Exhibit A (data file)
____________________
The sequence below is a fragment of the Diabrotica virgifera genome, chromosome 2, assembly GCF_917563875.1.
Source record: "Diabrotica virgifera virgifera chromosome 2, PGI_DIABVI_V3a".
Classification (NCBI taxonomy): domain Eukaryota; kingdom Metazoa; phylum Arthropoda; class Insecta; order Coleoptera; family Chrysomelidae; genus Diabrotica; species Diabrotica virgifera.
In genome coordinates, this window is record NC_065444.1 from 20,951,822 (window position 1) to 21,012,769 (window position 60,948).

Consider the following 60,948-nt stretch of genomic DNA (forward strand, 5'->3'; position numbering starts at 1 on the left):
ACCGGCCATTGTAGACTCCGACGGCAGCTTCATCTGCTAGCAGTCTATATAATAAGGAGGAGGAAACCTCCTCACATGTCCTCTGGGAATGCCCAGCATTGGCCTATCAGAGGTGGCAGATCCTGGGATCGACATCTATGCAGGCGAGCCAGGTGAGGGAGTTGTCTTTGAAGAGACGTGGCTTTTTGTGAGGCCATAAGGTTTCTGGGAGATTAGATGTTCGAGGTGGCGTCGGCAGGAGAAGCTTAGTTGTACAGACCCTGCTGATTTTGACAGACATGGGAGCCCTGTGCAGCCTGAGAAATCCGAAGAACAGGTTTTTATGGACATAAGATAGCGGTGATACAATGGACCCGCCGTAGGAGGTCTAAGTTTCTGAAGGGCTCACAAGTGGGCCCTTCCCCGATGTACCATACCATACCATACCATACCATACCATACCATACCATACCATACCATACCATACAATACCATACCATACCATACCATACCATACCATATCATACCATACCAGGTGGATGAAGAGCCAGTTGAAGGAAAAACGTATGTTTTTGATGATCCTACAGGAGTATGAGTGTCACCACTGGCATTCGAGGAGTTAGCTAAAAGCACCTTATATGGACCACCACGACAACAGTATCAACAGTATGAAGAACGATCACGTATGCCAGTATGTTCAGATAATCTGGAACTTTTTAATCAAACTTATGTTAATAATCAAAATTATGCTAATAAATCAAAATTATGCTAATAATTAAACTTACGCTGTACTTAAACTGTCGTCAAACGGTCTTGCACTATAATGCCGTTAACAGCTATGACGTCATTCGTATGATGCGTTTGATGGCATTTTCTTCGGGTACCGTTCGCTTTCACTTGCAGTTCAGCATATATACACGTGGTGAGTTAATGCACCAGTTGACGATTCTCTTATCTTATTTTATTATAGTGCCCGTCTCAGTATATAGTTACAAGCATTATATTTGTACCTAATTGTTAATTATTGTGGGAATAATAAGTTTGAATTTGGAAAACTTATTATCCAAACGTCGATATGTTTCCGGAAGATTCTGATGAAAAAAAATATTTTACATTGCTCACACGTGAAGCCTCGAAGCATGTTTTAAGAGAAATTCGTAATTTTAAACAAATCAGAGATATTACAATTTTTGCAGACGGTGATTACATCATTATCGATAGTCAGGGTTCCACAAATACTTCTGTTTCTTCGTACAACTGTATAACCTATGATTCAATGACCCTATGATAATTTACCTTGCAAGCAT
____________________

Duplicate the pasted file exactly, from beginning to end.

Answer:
The sequence below is a fragment of the Diabrotica virgifera genome, chromosome 2, assembly GCF_917563875.1.
Source record: "Diabrotica virgifera virgifera chromosome 2, PGI_DIABVI_V3a".
Classification (NCBI taxonomy): domain Eukaryota; kingdom Metazoa; phylum Arthropoda; class Insecta; order Coleoptera; family Chrysomelidae; genus Diabrotica; species Diabrotica virgifera.
In genome coordinates, this window is record NC_065444.1 from 20,951,822 (window position 1) to 21,012,769 (window position 60,948).

Consider the following 60,948-nt stretch of genomic DNA (forward strand, 5'->3'; position numbering starts at 1 on the left):
ACCGGCCATTGTAGACTCCGACGGCAGCTTCATCTGCTAGCAGTCTATATAATAAGGAGGAGGAAACCTCCTCACATGTCCTCTGGGAATGCCCAGCATTGGCCTATCAGAGGTGGCAGATCCTGGGATCGACATCTATGCAGGCGAGCCAGGTGAGGGAGTTGTCTTTGAAGAGACGTGGCTTTTTGTGAGGCCATAAGGTTTCTGGGAGATTAGATGTTCGAGGTGGCGTCGGCAGGAGAAGCTTAGTTGTACAGACCCTGCTGATTTTGACAGACATGGGAGCCCTGTGCAGCCTGAGAAATCCGAAGAACAGGTTTTTATGGACATAAGATAGCGGTGATACAATGGACCCGCCGTAGGAGGTCTAAGTTTCTGAAGGGCTCACAAGTGGGCCCTTCCCCGATGTACCATACCATACCATACCATACCATACCATACCATACCATACCATACCATACCATACAATACCATACCATACCATACCATACCATACCATATCATACCATACCAGGTGGATGAAGAGCCAGTTGAAGGAAAAACGTATGTTTTTGATGATCCTACAGGAGTATGAGTGTCACCACTGGCATTCGAGGAGTTAGCTAAAAGCACCTTATATGGACCACCACGACAACAGTATCAACAGTATGAAGAACGATCACGTATGCCAGTATGTTCAGATAATCTGGAACTTTTTAATCAAACTTATGTTAATAATCAAAATTATGCTAATAAATCAAAATTATGCTAATAATTAAACTTACGCTGTACTTAAACTGTCGTCAAACGGTCTTGCACTATAATGCCGTTAACAGCTATGACGTCATTCGTATGATGCGTTTGATGGCATTTTCTTCGGGTACCGTTCGCTTTCACTTGCAGTTCAGCATATATACACGTGGTGAGTTAATGCACCAGTTGACGATTCTCTTATCTTATTTTATTATAGTGCCCGTCTCAGTATATAGTTACAAGCATTATATTTGTACCTAATTGTTAATTATTGTGGGAATAATAAGTTTGAATTTGGAAAACTTATTATCCAAACGTCGATATGTTTCCGGAAGATTCTGATGAAAAAAAATATTTTACATTGCTCACACGTGAAGCCTCGAAGCATGTTTTAAGAGAAATTCGTAATTTTAAACAAATCAGAGATATTACAATTTTTGCAGACGGTGATTACATCATTATCGATAGTCAGGGTTCCACAAATACTTCTGTTTCTTCGTACAACTGTATAACCTATGATTCAATGACCCTATGATAATTTACCTTGCAAGCAT